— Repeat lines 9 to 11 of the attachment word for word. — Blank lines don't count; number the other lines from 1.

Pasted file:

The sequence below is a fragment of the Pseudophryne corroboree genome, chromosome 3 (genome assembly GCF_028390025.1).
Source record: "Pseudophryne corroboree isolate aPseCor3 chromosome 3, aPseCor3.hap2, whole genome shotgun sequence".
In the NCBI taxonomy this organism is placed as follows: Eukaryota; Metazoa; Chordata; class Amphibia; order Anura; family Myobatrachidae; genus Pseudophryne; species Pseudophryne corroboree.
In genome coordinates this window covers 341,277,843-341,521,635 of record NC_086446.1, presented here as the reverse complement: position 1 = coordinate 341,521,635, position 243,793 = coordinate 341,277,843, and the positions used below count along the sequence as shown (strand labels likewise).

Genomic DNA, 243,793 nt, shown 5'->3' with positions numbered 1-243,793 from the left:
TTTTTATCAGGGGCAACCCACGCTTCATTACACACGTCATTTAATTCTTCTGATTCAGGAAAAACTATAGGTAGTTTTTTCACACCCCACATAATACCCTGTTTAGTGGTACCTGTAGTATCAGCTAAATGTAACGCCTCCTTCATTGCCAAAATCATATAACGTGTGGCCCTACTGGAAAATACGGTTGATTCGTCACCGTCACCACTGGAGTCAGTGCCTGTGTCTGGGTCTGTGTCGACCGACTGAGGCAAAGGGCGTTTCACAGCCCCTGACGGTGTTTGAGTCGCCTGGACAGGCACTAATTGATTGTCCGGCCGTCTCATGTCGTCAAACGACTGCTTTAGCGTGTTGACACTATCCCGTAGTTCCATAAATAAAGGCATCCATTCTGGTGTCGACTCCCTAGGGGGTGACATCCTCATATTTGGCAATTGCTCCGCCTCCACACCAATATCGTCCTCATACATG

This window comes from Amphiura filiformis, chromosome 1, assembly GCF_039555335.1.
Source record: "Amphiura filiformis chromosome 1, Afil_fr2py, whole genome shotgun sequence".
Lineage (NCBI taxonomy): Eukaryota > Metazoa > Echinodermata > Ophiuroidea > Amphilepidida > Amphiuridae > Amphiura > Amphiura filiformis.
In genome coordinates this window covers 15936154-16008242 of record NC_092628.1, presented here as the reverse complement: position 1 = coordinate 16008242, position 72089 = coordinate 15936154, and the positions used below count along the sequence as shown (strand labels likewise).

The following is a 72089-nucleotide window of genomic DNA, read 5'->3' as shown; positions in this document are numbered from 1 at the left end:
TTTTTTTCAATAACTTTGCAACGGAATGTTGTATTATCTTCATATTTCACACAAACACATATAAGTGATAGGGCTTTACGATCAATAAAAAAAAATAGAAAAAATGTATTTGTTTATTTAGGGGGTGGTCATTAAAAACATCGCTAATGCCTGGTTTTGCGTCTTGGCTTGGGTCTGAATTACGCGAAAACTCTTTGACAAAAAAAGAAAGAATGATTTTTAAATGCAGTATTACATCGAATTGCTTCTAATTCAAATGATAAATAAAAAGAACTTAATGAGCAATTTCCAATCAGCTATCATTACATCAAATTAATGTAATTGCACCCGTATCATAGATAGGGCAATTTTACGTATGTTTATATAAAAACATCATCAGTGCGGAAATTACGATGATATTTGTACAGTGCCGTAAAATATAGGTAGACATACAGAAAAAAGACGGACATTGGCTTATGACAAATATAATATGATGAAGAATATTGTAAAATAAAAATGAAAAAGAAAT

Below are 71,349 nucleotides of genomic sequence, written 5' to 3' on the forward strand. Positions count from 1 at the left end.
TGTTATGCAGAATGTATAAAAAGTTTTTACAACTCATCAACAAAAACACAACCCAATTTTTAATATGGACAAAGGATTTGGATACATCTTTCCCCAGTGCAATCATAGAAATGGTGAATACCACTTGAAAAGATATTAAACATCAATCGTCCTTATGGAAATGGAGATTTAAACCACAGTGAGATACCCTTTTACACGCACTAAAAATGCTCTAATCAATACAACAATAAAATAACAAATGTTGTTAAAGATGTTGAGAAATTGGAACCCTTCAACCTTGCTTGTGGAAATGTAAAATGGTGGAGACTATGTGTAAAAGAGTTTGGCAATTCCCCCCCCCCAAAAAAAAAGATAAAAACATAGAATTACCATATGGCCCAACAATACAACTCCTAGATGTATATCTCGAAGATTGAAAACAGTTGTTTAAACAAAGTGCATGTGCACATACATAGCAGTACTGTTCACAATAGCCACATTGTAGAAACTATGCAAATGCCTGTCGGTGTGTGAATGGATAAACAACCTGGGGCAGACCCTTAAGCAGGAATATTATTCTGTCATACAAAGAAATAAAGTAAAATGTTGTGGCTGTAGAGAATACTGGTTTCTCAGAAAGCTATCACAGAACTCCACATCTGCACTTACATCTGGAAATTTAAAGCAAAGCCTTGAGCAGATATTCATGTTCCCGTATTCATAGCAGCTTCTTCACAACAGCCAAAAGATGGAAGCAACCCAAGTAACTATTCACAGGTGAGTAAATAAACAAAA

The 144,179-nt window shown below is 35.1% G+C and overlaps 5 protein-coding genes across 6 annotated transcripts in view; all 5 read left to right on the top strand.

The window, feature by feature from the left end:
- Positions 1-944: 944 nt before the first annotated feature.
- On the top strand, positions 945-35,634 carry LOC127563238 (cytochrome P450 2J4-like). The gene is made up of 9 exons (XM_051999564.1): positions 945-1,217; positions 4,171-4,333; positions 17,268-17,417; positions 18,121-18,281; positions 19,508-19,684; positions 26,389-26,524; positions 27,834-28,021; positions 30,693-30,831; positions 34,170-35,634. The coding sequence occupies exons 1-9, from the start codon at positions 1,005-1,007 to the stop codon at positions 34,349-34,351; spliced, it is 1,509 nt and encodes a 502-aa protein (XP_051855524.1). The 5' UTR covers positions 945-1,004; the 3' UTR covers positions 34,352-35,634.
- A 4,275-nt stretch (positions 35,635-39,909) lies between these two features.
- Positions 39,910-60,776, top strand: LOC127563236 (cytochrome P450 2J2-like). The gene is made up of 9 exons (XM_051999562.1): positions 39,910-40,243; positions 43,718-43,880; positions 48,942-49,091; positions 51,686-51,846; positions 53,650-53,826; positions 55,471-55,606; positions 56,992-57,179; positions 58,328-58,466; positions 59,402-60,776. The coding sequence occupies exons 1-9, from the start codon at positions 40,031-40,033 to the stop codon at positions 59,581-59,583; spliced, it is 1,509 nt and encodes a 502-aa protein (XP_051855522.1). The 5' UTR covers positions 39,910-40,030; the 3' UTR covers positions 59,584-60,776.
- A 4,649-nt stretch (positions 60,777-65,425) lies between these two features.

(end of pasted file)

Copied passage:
Lineage (NCBI taxonomy): Eukaryota > Metazoa > Echinodermata > Ophiuroidea > Amphilepidida > Amphiuridae > Amphiura > Amphiura filiformis.
In genome coordinates this window covers 15936154-16008242 of record NC_092628.1, presented here as the reverse complement: position 1 = coordinate 16008242, position 72089 = coordinate 15936154, and the positions used below count along the sequence as shown (strand labels likewise).

The following is a 72089-nucleotide window of genomic DNA, read 5'->3' as shown; positions in this document are numbered from 1 at the left end: